Saturday, August 11, 2007

Jihad, The Musical

Lots of folks have their backs up over Jihad, the Musical, now being staged at the Edinburgh Fringe Festival. A quick look at comments left at various reviews indicates a load of righteous indignation. Godwin's law gets tossed in right off the bat. I came across the link at Chicago Boyz but it's pretty much all over the place.

I'm reserving judgement, but my first take is that the more we make light of serious issues the better off we are at many levels. A rash of silly illustrations comes to mind from TV shows about the Korean war and German POW camps to Fiddler on the Roof and Jesus Christ, Superstar (remember Herod's Song?).

The dust will settle soon, but in the meantime this video is a don't-miss piece of work.

In the meantime, you want serious?
You can't handle serious.
I'll give you serious.

Tighten your seatbelt and get ready for this from Iraq Slogger...

"Meeting Resistance," a documentary exploring the roots of the Iraqi insurgency, as told by the insurgents themselves, opens this weekend in Los Angeles at the famed Laemmle Grand, with other cities soon to be scheduled.

Filmmakers Molly Bingham and Steve Connors just put the finishing touches on their trailer--a series of questions that force the viewers to examine the Iraq conflict from the perspective of those who call their fight against the US "resistance" against "occupiers." Provocative would be an understatement.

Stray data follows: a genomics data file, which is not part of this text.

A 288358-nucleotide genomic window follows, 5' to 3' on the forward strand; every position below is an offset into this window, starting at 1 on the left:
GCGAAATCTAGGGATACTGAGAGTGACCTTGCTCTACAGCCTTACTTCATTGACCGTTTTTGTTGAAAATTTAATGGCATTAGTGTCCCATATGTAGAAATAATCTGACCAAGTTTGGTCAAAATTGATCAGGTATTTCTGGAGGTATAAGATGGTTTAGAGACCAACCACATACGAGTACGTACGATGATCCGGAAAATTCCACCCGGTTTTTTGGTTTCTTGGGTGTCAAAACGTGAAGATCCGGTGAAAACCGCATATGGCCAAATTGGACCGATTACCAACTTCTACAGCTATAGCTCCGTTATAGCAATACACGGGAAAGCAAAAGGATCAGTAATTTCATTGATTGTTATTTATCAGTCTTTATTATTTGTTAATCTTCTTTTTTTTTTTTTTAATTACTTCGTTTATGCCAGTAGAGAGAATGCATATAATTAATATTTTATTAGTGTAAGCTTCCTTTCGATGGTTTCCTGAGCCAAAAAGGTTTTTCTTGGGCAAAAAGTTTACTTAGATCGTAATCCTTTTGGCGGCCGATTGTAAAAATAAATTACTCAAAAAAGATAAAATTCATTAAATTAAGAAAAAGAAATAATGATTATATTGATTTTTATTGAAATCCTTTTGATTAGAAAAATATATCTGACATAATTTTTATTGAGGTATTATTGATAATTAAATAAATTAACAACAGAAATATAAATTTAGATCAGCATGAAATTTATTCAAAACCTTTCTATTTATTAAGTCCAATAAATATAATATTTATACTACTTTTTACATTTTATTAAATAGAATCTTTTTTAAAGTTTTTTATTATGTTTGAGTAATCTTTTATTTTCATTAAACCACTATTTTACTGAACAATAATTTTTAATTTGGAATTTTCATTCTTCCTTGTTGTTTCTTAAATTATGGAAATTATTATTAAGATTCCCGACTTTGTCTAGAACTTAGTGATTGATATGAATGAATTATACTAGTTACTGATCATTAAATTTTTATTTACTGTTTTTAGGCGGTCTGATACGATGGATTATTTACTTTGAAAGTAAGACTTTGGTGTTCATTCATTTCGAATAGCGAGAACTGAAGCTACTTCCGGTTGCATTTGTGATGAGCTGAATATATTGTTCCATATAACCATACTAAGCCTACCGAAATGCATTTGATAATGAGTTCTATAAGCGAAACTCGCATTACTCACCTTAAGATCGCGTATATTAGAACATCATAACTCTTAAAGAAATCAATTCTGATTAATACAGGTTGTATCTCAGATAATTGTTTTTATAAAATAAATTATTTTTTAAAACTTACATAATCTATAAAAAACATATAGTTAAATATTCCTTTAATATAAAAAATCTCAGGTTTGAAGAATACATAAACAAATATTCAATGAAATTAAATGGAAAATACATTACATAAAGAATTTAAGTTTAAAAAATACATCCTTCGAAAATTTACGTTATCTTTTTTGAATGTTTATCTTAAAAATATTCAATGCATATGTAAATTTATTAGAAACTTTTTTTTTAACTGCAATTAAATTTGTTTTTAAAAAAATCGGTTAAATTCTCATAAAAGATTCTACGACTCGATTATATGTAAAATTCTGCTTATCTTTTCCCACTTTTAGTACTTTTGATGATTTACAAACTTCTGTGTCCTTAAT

And if that fails to get your attention, here is a link to IRAQI MESSAGE TO AMERICAN PEOPLE which has been around over a year. It is shot through with anti-Semitism and other bloody-shirt propoganda, but it lays out in language that no one can misunderstand a point of view which will not be destroyed by violence or the threat of violence. It is a mind-set, not too different from those that led to our own revolutionary and civil wars. And mind-sets are not easily changed by wars. They morph instead into more subtle forms. Succeding generations usually wash off the blood stains while retaining the values that led to the conflict. The warm, fuzzy relations between the US and Britain, between former Union and Confederate families, between Vietnam, Japan or Germany and the US...these did not happen right away. But happen they did, after reconstruction, the Marshal Plan or post-war occupation of Japan and Germany.

How many people calling for the US to leave Iraq are aware that without some kind of post-war equivalent to these historic realities the United States will become the target of global rage the likes of which have not been seen in our lifetime?

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